But then there are the ever-so-awkward dialogues, telephone conversations, and internal monologues that are meant to convey something important. For instance, a first person narrator will have a more difficult time describing him- or herself than if the book has a third person narrator. Say the female narrator needs to come across as humble. She’s beautiful, but she can’t tell you that herself. So instead, someone says it to her… but it gets overdone:

“Oh, Celeste,” Amanda gushed, “the way you’ve braided your hair is just so becoming! I love the way the light catches your golden highlights, and your blue dress just brings out the blue in your eyes perfectly!”

Okay, so we know that Celeste’s hair looks nice and that she has golden highlights. And her eyes are blue. But do people talk like this? (Admittedly, some do, but they are few and far between. And doesn’t that drive you nuts? Also, note the use of the word “gushed.” Ick. Please don’t write or talk like this because your average person doesn’t.)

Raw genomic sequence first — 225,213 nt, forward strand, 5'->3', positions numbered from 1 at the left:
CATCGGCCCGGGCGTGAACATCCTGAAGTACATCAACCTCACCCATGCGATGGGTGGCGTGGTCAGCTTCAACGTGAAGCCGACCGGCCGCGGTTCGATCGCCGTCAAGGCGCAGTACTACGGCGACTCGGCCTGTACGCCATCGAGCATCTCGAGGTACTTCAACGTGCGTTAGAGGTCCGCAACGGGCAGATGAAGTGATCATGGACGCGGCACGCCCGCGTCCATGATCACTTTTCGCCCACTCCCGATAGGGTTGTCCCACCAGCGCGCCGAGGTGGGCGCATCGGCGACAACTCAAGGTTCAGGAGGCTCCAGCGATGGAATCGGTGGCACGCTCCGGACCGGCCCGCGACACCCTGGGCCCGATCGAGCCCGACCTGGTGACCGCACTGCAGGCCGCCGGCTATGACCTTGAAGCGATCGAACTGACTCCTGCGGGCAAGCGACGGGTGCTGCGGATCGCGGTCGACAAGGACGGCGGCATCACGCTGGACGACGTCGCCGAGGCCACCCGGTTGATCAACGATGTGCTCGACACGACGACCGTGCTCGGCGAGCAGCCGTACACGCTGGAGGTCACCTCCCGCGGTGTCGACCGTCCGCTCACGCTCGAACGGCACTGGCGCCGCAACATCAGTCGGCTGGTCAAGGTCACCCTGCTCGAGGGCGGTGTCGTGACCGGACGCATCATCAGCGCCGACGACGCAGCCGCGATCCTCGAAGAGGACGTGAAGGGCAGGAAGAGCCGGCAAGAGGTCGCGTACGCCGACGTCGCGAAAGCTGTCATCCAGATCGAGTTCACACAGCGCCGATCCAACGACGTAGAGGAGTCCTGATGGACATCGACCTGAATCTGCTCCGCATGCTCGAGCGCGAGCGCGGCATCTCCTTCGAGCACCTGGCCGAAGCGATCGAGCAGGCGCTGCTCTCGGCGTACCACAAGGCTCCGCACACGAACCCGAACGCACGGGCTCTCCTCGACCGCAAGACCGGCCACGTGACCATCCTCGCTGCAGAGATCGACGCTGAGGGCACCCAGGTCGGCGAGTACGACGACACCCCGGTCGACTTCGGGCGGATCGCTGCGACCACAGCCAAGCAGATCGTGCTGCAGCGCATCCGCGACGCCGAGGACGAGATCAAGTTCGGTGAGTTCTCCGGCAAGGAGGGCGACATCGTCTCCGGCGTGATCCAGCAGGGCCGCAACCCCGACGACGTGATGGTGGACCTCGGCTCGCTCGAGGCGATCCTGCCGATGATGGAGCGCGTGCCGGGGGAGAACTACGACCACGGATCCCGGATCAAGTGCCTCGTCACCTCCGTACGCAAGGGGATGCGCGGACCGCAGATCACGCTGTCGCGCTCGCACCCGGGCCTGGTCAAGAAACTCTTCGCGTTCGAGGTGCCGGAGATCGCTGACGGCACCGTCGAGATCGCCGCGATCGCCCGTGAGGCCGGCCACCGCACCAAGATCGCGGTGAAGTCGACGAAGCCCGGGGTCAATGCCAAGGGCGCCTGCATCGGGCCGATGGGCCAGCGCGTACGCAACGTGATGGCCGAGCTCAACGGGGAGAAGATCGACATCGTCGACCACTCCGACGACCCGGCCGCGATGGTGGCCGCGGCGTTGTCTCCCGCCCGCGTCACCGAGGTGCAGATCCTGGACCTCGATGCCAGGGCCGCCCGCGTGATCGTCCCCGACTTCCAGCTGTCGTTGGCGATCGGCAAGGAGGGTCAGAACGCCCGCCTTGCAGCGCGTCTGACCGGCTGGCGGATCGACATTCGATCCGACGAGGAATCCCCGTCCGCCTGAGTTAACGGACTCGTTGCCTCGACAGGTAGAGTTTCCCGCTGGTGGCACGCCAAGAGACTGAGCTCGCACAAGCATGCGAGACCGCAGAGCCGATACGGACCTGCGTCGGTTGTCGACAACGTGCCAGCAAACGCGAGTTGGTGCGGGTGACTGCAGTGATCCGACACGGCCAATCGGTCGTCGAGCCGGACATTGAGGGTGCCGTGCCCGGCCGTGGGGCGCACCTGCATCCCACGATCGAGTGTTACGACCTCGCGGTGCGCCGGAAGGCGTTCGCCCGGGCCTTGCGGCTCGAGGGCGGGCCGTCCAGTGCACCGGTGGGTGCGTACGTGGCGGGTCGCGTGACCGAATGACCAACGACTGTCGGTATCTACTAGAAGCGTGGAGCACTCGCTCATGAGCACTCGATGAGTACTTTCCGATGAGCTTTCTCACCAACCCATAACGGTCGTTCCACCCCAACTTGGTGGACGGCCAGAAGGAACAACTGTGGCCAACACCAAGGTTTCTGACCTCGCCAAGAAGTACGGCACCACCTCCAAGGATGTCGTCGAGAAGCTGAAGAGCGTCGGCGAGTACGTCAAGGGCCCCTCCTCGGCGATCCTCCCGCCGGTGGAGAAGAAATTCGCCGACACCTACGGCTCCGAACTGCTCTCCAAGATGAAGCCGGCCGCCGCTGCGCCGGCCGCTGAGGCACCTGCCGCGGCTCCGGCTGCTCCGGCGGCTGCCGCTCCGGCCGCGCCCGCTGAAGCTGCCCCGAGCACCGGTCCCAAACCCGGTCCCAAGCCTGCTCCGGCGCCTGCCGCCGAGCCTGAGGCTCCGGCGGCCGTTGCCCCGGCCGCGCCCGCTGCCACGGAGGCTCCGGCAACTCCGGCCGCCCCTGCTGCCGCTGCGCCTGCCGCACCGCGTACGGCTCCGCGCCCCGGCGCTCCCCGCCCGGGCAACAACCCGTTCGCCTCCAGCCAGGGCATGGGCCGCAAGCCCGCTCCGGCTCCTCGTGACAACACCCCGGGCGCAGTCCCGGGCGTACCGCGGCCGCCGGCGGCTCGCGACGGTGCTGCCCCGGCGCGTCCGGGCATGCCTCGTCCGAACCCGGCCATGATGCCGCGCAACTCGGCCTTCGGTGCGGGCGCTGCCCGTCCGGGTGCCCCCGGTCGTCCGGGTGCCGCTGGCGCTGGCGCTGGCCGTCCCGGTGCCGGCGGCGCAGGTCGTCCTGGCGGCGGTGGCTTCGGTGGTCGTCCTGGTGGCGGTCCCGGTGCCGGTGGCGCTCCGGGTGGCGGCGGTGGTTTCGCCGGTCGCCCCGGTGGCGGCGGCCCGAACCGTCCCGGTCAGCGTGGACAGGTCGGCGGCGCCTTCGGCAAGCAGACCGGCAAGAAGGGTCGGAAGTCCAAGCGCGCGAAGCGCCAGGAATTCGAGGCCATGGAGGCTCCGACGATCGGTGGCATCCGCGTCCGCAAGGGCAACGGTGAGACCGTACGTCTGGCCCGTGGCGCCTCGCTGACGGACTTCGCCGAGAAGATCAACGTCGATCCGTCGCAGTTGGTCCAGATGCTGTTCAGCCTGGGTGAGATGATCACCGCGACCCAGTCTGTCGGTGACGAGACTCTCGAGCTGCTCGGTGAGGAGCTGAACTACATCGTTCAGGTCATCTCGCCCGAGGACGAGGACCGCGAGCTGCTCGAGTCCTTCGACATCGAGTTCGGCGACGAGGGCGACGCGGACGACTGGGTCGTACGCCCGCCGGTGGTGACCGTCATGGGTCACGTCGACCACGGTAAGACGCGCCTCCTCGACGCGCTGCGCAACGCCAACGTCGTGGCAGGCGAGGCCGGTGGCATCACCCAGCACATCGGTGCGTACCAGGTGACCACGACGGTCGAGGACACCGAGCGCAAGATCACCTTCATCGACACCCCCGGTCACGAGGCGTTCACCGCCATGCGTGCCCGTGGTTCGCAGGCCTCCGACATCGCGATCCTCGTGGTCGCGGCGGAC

Here’s a more natural way to convey similar information:

“Oh, Celeste,” Amanda said. “Look at you! Didn’t I say you would clean up well? And that blue is just the perfect color on you.”

Wait a minute. What happened to the braid, the hair color, the specific reference to the eyes? What happened to the gushing? Although most people don’t like relying on italics, that’s how I tend to hear people when they’re talking, and an italicized word here or there saves you from overused dialogue tags, such as “gushed.” And how important was the physical description, anyway? The more you write, the more you’ll discover that things like this don’t always matter. But, if you’re still not sure, here’s another way to get your point across:

I tried the braid that my mom had shown me, and although I would have preferred sweats over dressing up, the blue sheath she had picked out matched my eyes, at least. I smiled in the mirror, already imagining how Amanda would gush when she walked in the door.